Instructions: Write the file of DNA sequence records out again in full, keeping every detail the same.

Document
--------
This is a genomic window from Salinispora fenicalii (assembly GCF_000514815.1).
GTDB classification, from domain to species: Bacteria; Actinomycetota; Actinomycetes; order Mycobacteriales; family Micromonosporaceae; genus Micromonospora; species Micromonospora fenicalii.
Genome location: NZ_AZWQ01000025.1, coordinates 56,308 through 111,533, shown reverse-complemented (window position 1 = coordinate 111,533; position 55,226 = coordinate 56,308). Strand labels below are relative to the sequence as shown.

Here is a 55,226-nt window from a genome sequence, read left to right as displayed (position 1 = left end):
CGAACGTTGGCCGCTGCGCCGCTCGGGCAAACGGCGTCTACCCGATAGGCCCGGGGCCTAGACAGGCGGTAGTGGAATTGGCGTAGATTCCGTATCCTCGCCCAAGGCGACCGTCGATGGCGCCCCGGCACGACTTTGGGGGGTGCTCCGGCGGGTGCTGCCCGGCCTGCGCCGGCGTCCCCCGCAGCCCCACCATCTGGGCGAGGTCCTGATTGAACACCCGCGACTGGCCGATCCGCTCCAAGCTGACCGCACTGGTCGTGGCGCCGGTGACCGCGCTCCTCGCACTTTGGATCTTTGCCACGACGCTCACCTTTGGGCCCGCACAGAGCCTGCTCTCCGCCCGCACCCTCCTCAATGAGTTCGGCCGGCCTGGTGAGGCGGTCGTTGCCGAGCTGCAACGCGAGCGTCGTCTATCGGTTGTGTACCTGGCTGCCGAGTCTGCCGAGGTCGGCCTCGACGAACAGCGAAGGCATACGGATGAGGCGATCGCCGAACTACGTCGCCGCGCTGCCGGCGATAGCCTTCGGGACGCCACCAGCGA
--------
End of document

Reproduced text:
This is a genomic window from Salinispora fenicalii (assembly GCF_000514815.1).
GTDB classification, from domain to species: Bacteria; Actinomycetota; Actinomycetes; order Mycobacteriales; family Micromonosporaceae; genus Micromonospora; species Micromonospora fenicalii.
Genome location: NZ_AZWQ01000025.1, coordinates 56,308 through 111,533, shown reverse-complemented (window position 1 = coordinate 111,533; position 55,226 = coordinate 56,308). Strand labels below are relative to the sequence as shown.

Here is a 55,226-nt window from a genome sequence, read left to right as displayed (position 1 = left end):
CGAACGTTGGCCGCTGCGCCGCTCGGGCAAACGGCGTCTACCCGATAGGCCCGGGGCCTAGACAGGCGGTAGTGGAATTGGCGTAGATTCCGTATCCTCGCCCAAGGCGACCGTCGATGGCGCCCCGGCACGACTTTGGGGGGTGCTCCGGCGGGTGCTGCCCGGCCTGCGCCGGCGTCCCCCGCAGCCCCACCATCTGGGCGAGGTCCTGATTGAACACCCGCGACTGGCCGATCCGCTCCAAGCTGACCGCACTGGTCGTGGCGCCGGTGACCGCGCTCCTCGCACTTTGGATCTTTGCCACGACGCTCACCTTTGGGCCCGCACAGAGCCTGCTCTCCGCCCGCACCCTCCTCAATGAGTTCGGCCGGCCTGGTGAGGCGGTCGTTGCCGAGCTGCAACGCGAGCGTCGTCTATCGGTTGTGTACCTGGCTGCCGAGTCTGCCGAGGTCGGCCTCGACGAACAGCGAAGGCATACGGATGAGGCGATCGCCGAACTACGTCGCCGCGCTGCCGGCGATAGCCTTCGGGACGCCACCAGCGA